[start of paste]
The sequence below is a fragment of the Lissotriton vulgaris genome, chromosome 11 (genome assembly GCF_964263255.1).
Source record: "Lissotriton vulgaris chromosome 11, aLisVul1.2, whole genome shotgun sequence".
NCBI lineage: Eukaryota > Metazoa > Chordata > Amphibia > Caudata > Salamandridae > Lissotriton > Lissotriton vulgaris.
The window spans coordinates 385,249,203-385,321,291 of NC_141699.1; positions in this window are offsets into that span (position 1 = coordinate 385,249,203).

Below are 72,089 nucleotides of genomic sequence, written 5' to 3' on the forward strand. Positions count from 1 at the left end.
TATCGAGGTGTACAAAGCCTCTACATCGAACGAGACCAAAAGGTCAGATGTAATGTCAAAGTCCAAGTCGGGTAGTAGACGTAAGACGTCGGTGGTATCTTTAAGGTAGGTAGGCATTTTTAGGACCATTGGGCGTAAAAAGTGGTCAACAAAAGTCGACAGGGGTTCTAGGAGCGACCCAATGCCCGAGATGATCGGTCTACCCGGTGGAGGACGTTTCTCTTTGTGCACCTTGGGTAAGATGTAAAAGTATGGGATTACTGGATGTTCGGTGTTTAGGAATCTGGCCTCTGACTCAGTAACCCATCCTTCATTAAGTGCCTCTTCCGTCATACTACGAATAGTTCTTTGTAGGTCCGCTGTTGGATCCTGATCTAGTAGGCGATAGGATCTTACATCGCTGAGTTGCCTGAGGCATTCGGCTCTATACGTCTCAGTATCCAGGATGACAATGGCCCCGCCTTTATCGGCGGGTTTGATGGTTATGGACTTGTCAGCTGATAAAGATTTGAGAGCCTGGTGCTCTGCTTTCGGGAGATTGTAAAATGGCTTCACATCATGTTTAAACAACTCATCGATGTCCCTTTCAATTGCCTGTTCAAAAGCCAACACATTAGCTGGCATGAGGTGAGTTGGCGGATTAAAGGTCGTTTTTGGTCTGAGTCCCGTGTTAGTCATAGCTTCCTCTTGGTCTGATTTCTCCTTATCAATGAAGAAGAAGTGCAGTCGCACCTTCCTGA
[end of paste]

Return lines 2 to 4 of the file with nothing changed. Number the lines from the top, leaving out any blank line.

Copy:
Source record: "Lissotriton vulgaris chromosome 11, aLisVul1.2, whole genome shotgun sequence".
NCBI lineage: Eukaryota > Metazoa > Chordata > Amphibia > Caudata > Salamandridae > Lissotriton > Lissotriton vulgaris.
The window spans coordinates 385,249,203-385,321,291 of NC_141699.1; positions in this window are offsets into that span (position 1 = coordinate 385,249,203).